Artist James Bridle conceived of Dronestagram — an Instagram account that shows satellite images of locations where recent military drone strikes occurred — as a way to remind people of the reality of drone warfare.
Though the intent might have been to point out the horrors of drone strikes on real targets — "to make these things more visible and immediate," as he told BuzzFeed in November — some people view the project as a way to point out successful missions, as indicated by comments like, "America 1 terrorist 0 Love dronestagram," "Get those sand nigers," and "Blast away. Terrorists be gone!!!"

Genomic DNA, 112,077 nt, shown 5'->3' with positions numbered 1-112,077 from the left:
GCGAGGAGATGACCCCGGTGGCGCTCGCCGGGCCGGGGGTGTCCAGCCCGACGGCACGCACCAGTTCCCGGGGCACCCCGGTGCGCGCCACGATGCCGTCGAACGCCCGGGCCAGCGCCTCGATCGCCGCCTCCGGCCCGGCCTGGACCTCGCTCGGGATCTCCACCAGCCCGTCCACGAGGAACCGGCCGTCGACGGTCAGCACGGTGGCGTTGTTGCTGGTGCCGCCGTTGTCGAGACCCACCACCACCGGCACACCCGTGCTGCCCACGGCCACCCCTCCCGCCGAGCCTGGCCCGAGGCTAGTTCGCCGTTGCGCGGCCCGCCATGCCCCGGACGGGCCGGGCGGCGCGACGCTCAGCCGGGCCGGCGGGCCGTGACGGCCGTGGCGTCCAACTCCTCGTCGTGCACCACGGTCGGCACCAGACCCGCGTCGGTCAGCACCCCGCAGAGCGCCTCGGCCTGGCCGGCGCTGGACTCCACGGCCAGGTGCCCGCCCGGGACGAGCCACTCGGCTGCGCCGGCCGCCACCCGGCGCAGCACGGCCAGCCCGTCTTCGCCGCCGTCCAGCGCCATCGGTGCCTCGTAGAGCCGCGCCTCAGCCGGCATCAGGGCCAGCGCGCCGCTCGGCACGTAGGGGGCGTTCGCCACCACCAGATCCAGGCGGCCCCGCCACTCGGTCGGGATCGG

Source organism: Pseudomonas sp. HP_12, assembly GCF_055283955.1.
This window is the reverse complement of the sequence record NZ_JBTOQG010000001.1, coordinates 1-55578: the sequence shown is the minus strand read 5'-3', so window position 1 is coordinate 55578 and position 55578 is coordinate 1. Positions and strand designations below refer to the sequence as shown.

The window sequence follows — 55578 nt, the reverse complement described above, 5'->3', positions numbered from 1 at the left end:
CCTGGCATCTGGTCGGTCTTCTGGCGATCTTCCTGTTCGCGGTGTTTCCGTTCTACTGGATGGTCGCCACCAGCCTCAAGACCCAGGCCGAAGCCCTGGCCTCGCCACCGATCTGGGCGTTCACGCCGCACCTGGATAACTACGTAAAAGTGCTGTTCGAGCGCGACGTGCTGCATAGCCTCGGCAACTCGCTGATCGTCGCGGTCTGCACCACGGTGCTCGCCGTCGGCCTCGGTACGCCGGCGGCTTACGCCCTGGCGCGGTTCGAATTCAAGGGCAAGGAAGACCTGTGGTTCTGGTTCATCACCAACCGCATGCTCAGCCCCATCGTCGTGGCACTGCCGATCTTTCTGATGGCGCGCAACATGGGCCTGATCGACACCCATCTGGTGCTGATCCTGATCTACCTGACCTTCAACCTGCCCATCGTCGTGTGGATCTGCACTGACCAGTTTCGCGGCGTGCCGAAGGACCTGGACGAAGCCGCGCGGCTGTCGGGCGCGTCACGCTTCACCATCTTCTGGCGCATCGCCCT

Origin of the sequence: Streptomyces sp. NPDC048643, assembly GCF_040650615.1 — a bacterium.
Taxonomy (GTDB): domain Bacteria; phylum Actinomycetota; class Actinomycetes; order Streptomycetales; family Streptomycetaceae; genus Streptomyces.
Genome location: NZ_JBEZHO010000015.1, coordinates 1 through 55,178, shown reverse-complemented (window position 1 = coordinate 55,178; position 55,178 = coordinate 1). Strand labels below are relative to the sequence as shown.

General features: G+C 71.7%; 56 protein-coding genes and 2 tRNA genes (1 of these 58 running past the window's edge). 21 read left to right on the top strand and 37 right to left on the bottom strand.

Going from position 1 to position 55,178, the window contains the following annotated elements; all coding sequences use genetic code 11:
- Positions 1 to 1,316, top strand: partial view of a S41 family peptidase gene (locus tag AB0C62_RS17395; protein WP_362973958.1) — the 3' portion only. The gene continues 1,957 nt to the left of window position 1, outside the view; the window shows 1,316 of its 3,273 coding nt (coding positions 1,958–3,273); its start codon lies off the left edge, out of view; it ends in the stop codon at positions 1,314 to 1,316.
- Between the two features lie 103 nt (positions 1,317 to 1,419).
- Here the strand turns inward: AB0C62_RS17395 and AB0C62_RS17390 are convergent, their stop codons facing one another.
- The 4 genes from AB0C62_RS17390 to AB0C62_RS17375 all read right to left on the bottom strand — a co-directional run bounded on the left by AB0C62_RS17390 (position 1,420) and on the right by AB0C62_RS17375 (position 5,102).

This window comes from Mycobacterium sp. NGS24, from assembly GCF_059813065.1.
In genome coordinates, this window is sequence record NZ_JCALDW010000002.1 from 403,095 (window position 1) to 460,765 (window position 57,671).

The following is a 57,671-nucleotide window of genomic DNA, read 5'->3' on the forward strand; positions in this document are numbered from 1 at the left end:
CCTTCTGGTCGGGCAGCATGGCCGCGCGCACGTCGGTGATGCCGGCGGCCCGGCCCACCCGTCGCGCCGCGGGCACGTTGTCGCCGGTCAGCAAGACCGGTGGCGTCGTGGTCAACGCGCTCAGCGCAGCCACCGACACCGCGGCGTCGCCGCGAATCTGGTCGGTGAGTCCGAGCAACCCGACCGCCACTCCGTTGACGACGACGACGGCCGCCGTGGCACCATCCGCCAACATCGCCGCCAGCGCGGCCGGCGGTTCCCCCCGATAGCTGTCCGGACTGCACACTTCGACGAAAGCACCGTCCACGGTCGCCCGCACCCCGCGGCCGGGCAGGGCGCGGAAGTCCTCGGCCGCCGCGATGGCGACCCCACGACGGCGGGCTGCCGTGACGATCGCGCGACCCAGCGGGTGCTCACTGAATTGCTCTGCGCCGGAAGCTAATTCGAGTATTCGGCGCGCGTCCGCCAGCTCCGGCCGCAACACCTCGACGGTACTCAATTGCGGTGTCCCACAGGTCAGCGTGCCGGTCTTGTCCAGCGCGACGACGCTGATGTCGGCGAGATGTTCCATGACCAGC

When political art is opened up to comments on social media, there's no controlling the audience reaction — as corporations have learned again and again when their own campaigns backfire on Twitter or Facebook. It can also happen to a well-crafted artistic anti-war statement.
Katie Notopoulos is a senior editor for BuzzFeed News and is based in New York. Notopoulos writes about tech and internet culture is cohost of the Internet Explorer podcast.
Contact Katie Notopoulos at email@example.com.
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